Lola Wiley is a typical 7-year-old: She loves to draw and play with dolls. She likes to shoot off rockets with her dad, sheriff’s deputy Tim Wiley. Her best friend is her older sister Avery.
But when a 104-degree fever kept Lola from enjoying a Saturday morning, her dad knew something was terribly wrong.
“I had never ever seen her asleep at 9 a.m. on a Saturday morning,” he said. Lola had what appeared to be a cold for about two days. “I woke her up and took her temperature. Then I threw my shoes on and put her in the truck and went straight to the urgent care.”
Wiley said he was still thinking it was a bad case of the flu when urgent care staff directed him and Lola to the emergency room at Sutter Coast Hospital on April 12. Later that day Lola was on a flight to Children’s Hospital and Research Center in Oakland where doctors confirmed that she had acute lymphoblastic leukemia.
In some ways, Lola is lucky, Wiley said. Because she’s so young she has a good chance of surviving leukemia. Doctors caught it before it had a chance to spread to her spinal cord, which would have made treating it more difficult. But Lola still has 2½ years of chemotherapy ahead of her, Wiley said.
“She’ll be 10 years old when she’s done with this,” he said, adding that Lola will be out of school for about six months. “Leukemia is cancer of the blood. It might already be gone, but the trick to keeping it away is extremely high levels of chemo.”
Lola spent about a week and a half during her first stay at Children’s Hospital. Because the chemo obliterated his daughter’s immune system, Wiley said he and his wife had to completely sterilize their home when Lola was discharged on April 23.
But Lola and her mom, Maia Mello, were flown back to Oakland two days later due to a viral infection. Doctors monitored Lola’s blood, kept her in isolation and pumped her full of antibiotics to keep infection at bay, Mello said.
Lola was discharged again from the hospital last week, but on Monday she and Maia were on their way back to the Bay Area for Lola’s latest chemo treatment.
“It’s kind of like a roller coaster,” Mello said. “We have the chemo and she’ll be down for a few days and then her body will start rebounding and she’ll start coming back. (She’ll start) getting more energy and being more Lola.”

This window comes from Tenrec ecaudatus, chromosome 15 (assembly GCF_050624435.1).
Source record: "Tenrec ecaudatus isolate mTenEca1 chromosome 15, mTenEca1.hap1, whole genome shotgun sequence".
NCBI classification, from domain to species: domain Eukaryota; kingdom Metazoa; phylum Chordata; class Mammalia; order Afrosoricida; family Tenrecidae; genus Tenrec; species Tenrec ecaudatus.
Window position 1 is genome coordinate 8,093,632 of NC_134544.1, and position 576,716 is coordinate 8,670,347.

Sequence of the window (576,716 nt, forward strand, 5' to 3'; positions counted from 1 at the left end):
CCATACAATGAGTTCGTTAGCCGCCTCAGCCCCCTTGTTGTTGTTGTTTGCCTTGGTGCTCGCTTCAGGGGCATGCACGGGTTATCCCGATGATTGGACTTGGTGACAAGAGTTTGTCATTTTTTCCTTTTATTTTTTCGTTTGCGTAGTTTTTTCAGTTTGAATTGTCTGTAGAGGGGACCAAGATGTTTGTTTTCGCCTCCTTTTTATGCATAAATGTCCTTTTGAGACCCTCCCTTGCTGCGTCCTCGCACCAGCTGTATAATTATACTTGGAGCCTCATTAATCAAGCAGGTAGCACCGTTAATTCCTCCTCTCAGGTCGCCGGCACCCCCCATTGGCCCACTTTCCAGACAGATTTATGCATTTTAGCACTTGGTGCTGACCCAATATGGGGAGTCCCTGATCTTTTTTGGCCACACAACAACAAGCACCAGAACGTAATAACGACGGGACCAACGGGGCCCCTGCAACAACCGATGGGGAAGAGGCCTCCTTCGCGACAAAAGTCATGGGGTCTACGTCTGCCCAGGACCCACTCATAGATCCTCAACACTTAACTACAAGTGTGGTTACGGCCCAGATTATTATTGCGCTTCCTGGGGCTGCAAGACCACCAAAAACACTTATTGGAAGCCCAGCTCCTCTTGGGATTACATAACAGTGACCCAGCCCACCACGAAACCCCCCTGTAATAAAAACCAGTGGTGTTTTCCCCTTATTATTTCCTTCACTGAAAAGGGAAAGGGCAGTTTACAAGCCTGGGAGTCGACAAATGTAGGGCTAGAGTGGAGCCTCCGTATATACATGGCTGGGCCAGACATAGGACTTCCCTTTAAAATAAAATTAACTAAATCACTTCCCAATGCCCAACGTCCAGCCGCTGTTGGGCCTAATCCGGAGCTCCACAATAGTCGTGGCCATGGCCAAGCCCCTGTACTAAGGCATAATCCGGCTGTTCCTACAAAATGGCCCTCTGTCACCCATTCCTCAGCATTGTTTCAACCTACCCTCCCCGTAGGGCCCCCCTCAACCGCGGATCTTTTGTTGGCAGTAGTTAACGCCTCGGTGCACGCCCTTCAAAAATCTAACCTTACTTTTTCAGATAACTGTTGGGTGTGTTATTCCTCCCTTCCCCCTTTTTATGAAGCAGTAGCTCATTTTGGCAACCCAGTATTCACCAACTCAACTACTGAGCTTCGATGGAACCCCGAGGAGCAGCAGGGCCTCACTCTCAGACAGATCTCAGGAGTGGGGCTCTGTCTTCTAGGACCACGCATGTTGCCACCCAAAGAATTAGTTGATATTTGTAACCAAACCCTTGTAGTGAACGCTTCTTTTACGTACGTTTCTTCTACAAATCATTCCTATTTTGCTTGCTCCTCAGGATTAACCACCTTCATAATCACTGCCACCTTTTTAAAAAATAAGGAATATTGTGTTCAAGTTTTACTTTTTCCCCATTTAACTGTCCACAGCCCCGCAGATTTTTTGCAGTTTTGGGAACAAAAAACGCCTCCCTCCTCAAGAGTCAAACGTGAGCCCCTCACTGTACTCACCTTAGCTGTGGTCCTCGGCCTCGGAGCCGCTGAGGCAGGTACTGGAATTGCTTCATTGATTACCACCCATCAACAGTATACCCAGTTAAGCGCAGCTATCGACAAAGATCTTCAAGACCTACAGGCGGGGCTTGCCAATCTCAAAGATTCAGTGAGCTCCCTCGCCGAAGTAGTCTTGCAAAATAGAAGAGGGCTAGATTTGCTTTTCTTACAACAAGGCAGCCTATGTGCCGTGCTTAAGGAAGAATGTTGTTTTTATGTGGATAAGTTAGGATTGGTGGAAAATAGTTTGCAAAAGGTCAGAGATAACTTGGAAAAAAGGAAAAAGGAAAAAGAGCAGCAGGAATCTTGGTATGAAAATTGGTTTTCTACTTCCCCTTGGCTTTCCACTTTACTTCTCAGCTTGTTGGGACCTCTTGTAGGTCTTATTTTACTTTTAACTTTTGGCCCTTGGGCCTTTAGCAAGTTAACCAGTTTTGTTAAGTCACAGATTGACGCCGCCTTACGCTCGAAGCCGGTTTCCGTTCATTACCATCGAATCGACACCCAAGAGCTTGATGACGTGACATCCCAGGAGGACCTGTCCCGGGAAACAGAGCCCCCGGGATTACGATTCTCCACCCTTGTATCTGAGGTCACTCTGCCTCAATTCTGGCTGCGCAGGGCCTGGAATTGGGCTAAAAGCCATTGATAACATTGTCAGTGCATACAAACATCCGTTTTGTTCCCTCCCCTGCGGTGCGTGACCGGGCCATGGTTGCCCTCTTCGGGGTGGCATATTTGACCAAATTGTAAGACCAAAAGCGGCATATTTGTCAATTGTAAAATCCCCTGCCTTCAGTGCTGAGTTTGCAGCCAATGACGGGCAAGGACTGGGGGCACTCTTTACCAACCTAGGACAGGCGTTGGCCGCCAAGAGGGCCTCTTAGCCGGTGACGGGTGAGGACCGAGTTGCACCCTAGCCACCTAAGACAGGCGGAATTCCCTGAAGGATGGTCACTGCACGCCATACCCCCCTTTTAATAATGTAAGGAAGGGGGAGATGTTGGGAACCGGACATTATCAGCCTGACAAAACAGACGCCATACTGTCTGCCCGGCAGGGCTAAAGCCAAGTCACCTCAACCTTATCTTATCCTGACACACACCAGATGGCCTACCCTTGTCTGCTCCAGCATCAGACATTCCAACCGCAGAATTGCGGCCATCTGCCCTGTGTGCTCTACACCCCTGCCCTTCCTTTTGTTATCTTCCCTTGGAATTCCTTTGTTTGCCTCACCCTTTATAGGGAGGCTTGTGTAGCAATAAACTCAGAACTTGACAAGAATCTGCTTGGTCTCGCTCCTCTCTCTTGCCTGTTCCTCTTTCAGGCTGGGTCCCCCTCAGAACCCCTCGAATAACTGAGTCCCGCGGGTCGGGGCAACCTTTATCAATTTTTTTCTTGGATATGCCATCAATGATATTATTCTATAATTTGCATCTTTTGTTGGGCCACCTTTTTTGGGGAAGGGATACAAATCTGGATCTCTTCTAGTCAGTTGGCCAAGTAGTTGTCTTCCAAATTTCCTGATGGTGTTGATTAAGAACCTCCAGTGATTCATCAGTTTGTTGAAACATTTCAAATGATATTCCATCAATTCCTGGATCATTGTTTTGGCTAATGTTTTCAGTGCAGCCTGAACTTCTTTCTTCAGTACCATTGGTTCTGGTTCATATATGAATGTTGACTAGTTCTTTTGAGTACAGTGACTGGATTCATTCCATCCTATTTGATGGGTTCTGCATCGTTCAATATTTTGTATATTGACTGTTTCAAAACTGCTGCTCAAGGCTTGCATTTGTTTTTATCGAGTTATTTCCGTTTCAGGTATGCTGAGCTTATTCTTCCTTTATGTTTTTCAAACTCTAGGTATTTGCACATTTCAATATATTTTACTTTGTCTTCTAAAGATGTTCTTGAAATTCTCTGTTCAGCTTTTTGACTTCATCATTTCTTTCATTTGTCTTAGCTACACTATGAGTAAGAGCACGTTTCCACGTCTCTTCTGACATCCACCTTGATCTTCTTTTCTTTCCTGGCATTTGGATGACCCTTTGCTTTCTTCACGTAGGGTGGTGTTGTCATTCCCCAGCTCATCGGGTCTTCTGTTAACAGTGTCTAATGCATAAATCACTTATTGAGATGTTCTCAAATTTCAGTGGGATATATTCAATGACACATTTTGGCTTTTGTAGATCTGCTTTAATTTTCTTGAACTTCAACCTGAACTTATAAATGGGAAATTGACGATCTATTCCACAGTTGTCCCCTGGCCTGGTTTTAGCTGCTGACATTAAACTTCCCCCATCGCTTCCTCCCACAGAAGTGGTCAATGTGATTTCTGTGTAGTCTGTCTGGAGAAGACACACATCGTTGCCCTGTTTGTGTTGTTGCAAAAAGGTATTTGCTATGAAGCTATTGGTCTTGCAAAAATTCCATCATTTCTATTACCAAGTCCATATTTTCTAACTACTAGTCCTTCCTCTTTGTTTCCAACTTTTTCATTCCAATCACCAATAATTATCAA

On the days when she has enough energy, Lola will walk up and down the hospital’s corridors, Mello said. During her initial stay, Lola visited the hospital’s playroom, but because of the chemotherapy she’s not allowed to leave her room.
Instead, a teacher working for the hospital’s school program will visit Lola and help her keep on track with her lessons back home, Mello said. Lola also receives help from her 2nd grade teacher at Gasquet’s Mountain School, Mary Lawrence, Mello said.
“The school program here works with whatever materials, whatever subjects, the kids are working on and they’ll have supplemental work if the kids haven’t received the work,” she said. “Lola can take it back to her teacher at Mountain School for credit.”
Since Lola’s diagnosis, the community has stepped in to help with her family’s medical and travel expenses. An account has been set up at U.S. Bank for community members who want to donate funds in Lola’s name.
Green wristbands emblazoned with “Until Lola Gets Better” are also on sale at Crescent Uniforms and Supplies and at Java Hut.
Even people from as far away as Elko, Nev., are chipping in. Wiley said members of the Elko Police Department have raised funds for cancer research in Lola’s honor.
“I’ve never met these guys (and) they all shaved their heads to do a little fundraiser to support Lola,” he said. “They sent us a picture of it with a sign that said ‘until Lola’s better.’”
Anyone who wants to help Lola Wiley’s family can make monetary donations in her name at any U.S. Bank location.